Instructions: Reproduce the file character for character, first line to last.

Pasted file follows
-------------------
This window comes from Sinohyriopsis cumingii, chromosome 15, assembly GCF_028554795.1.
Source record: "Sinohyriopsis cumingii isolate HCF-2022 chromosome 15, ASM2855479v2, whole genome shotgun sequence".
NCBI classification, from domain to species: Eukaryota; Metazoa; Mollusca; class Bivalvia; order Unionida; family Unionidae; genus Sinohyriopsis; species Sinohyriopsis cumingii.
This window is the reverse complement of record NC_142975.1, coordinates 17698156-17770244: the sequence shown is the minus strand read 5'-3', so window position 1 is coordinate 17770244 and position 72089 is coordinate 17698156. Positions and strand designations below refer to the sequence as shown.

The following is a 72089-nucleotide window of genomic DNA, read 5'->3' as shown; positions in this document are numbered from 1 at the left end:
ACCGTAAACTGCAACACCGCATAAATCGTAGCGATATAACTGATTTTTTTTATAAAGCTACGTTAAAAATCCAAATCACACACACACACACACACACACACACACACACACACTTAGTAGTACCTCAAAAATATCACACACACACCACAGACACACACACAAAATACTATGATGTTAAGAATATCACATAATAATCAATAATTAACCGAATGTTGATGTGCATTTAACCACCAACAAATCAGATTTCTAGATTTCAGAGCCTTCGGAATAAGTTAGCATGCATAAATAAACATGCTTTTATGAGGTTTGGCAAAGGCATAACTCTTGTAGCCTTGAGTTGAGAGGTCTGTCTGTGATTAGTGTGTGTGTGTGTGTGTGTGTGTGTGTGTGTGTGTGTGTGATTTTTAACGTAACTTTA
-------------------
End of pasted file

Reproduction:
This window comes from Sinohyriopsis cumingii, chromosome 15, assembly GCF_028554795.1.
Source record: "Sinohyriopsis cumingii isolate HCF-2022 chromosome 15, ASM2855479v2, whole genome shotgun sequence".
NCBI classification, from domain to species: Eukaryota; Metazoa; Mollusca; class Bivalvia; order Unionida; family Unionidae; genus Sinohyriopsis; species Sinohyriopsis cumingii.
This window is the reverse complement of record NC_142975.1, coordinates 17698156-17770244: the sequence shown is the minus strand read 5'-3', so window position 1 is coordinate 17770244 and position 72089 is coordinate 17698156. Positions and strand designations below refer to the sequence as shown.

The following is a 72089-nucleotide window of genomic DNA, read 5'->3' as shown; positions in this document are numbered from 1 at the left end:
ACCGTAAACTGCAACACCGCATAAATCGTAGCGATATAACTGATTTTTTTTATAAAGCTACGTTAAAAATCCAAATCACACACACACACACACACACACACACACACACACACTTAGTAGTACCTCAAAAATATCACACACACACCACAGACACACACACAAAATACTATGATGTTAAGAATATCACATAATAATCAATAATTAACCGAATGTTGATGTGCATTTAACCACCAACAAATCAGATTTCTAGATTTCAGAGCCTTCGGAATAAGTTAGCATGCATAAATAAACATGCTTTTATGAGGTTTGGCAAAGGCATAACTCTTGTAGCCTTGAGTTGAGAGGTCTGTCTGTGATTAGTGTGTGTGTGTGTGTGTGTGTGTGTGTGTGTGTGTGTGTGATTTTTAACGTAACTTTA